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Art & Life with Zoe Blaq, Skira Martinez, and Greg Lupu

Today we’d like to introduce you to Zoe Blaq, Skira Martinez, and Greg Lupu.

Zoe, Skira, and Greg, please kick things off for us by telling us about yourself and your journey so far.
I am a Los Angeles born writer, visual artist, and event producer. I grew up in Munich, Germany surrounded by artists and musicians. As a child, I was part of a professional dance company and tap-danced at places like the Hollywood Bowl. I also took classical piano lessons. In high school, I wrote my first play about Rodney King and the riots which lead to several awards in prose and poetry. I have an M.A. in clinical psychology from Antioch University, L.A. and a B.A. in Radio, TV, and Film from C.S.U.N.

I am the owner of Cielo galleries/studios in Historic South-Central where over the past 8 years I and many other people have held various workshops, events, and exhibits. My stories and poems are a continuum of my ancestor’s oral traditions and histories. They are story-poems.

Born and raised in LA. My background in music started in elementary school when I took piano lessons and sand in the choir. I also took art classes at that time. When I was in high school, I played football so I was less into creativity. After I walked away from playing football in my early 20’s I kinda wander around till I rekindled my interest in music by taking a singing class at SMC. I also did an internship at Polygram at the time. In early 2000, I performed in a couple of bands and recorded some original music on garage band and logic. Around 2012 I met Zoe Blaq and from there we promoted several events. I also managed a couple of music acts

Can you give our readers some background on your art?
My passion is utilizing interdisciplinary art as a form of healing and empowering underserved communities. Being able to connect, listen and learn from the youth is inspiring.
Whether performing poetry on stage or co-producing a historic festival my intent is to be an artist that creates new dialogue by motivating people to become closer to their higher self. My intent is to express human relatedness and not the distortion of fear and limitation which is the illusion of human separateness.  My role as an artist is to let go of societies expectations by erasing boxes that keep us from growing. I am a creative who writes, creates and produces events based on value and community. I would like to serve as a vessel for thriving relationships and human connections.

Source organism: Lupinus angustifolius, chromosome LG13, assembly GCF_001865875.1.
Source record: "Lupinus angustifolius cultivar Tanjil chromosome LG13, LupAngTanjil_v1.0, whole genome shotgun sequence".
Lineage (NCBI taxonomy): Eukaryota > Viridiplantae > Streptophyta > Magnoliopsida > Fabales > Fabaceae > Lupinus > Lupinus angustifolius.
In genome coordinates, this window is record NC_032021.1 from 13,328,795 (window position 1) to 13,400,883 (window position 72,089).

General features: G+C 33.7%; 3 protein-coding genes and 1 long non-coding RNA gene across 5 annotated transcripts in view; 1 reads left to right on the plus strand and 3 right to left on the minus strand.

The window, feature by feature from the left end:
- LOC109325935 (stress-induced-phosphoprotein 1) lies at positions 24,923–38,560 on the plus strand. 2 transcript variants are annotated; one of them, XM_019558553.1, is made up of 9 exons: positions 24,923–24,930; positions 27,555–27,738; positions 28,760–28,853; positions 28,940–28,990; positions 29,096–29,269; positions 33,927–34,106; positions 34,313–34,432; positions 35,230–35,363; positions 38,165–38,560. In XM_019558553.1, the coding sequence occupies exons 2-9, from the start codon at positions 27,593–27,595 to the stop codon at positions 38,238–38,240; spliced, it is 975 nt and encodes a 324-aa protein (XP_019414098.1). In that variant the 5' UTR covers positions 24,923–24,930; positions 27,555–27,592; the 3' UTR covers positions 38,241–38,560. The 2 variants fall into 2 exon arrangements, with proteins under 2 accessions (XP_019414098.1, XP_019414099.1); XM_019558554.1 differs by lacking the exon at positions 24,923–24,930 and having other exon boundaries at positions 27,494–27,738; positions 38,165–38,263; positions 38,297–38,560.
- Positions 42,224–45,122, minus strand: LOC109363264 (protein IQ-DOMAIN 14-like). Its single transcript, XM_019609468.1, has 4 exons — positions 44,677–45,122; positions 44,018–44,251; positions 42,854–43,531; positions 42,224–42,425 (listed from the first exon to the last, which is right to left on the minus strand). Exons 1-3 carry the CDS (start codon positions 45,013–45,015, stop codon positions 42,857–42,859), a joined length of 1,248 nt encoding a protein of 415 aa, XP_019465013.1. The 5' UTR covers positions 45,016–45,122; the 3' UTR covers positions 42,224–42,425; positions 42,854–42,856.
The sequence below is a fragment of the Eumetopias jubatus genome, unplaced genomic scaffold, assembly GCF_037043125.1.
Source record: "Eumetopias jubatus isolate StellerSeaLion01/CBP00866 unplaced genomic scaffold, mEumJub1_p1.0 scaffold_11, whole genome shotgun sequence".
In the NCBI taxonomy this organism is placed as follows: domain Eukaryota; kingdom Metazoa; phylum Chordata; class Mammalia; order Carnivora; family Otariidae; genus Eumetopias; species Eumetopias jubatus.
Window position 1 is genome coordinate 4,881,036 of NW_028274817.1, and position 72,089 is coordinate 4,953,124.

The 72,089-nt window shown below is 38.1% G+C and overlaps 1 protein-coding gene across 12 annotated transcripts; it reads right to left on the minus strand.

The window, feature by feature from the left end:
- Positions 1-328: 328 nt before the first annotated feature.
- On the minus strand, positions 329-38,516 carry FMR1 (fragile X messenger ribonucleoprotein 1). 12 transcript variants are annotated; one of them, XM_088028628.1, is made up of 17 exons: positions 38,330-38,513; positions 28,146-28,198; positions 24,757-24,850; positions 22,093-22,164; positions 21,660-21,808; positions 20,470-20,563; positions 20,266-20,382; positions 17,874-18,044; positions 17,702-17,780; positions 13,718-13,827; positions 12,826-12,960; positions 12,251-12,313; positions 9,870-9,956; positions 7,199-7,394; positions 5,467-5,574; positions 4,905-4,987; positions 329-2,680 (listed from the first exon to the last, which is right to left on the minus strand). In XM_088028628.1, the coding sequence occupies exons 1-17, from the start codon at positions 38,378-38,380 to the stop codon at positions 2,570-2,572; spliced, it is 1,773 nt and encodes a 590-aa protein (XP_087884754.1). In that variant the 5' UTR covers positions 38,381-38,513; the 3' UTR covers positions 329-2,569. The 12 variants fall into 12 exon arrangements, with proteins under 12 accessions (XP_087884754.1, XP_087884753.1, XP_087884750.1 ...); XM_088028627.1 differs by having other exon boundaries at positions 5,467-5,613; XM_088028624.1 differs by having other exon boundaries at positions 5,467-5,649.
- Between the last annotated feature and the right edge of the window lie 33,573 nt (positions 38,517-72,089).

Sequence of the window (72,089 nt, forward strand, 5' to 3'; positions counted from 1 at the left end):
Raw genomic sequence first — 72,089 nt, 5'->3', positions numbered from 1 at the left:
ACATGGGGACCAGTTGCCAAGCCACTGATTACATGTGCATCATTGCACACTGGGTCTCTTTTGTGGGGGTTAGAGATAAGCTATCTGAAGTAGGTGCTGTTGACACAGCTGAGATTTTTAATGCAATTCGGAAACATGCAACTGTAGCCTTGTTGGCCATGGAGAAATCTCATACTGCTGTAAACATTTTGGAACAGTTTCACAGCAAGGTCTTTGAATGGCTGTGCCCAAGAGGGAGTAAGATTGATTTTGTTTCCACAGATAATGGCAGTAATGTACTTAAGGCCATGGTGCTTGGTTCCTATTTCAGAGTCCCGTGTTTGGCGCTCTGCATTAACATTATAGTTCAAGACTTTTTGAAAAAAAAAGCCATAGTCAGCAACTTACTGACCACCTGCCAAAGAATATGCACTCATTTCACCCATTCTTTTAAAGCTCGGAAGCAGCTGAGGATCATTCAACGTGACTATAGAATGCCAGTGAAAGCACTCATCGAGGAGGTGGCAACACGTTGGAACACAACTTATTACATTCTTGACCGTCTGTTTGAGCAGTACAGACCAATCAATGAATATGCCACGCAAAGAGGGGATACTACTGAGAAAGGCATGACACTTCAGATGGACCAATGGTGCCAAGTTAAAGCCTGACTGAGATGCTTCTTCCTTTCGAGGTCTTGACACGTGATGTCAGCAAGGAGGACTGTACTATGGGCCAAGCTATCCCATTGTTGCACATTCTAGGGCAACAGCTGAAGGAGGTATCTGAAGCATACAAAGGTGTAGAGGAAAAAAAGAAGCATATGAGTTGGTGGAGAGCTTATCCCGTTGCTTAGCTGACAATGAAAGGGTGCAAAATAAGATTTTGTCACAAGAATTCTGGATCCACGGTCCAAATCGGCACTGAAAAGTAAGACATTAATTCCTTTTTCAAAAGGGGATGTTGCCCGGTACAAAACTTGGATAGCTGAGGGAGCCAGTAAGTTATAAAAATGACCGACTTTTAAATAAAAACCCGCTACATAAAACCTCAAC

I believe an artist should imbibe all mediums which is what I do. As a singer, I would sing and create with no intention other than to let out what is inside.
As a promoter and manager, I try to keep my word, cross the “t’s” and dot the “i’s”, and never deliver what I can’t promise.
Also, you must remember you’re trying to entertain an audience so you have to make whatever you’re presenting accessible and enjoyable. Sometimes people are too anxious to reinvent the wheel and become too self-indulgent.
I believe that an artist should not look at getting paid as selling out, in LA people I feel think there is some type of romantic image of the starving artist. I think if you can get paid to do your art and be true to yourself, you shouldn’t feel guilty.

As a visual artist, I am inspired by ideas, emotions, objects, other living beings or events. My process and the techniques I use change and are instigated by intuition, curiosity and the primal need to create.

Artists rarely, if ever pursue art for the money. Nonetheless, we all have bills and responsibilities and many aspiring artists are discouraged from pursuing art due to financial reasons. Any advice or thoughts you’d like to share with prospective artists?
Experiment with different art forms. Be intentional. Who you are as an individual will be the uniqueness people are looking for in your artwork.

Keeps your word and return calls. Don’t worry about who people know (you’d be surprised that this is the first question I’m asked when I meet an artist I’m considering managing) worry more about if this person is going to get out there an actually work for you. Just because someone may know a prominent figure in the entertainment industry doesn’t mean that they have the type of relationship with that figure that they can make something happen. If you can’t get someone to return your calls in a couple of days, then it’s probably not worth name dropping that person.

Take risks and follow your intuition. Make lots of mistakes.

What’s the best way for someone to check out your work and provide support?
I will be in an upcoming art show on September 21st at an annual event called Afro Innovators at Cielo Galleries. It’s a science event highlighting Black and Brown innovators in technology.
I am also in the midst of developing the next historical event with Skira Martinez and Greg Lupu as we continue to rebirth an annual festival honoring what was known as Black Palm Springs. It was a safe space during segregation for Blacks to enjoy recreational activities. Every memorial weekend, we make sure American history is acknowledged as we celebrate heritage and community with music, art, camping and
Everyone is invited to camp out and celebrate on a memorial weekend at Val Verde Park in Castaic, CA.

Outside of planning the Val Verde festival, I’m working as a consultant for a hip hop artist right now since nothing is set in stone, I don’t want to mention the name.
I’ve also been working on a screenplay for the past four years, it a detective story. Depending on how the experience goes, I may eventually try to turn so other ideas I’ve had for a couple of years into screenplays.

Currently, I am in the midst of planning two annual events – ‘The Afro Innovator Exhibition’ and the ‘Memorial Weekend Celebrating Black Palm Springs’.

Contact Info:

Image Credit:
Zoe Blaq

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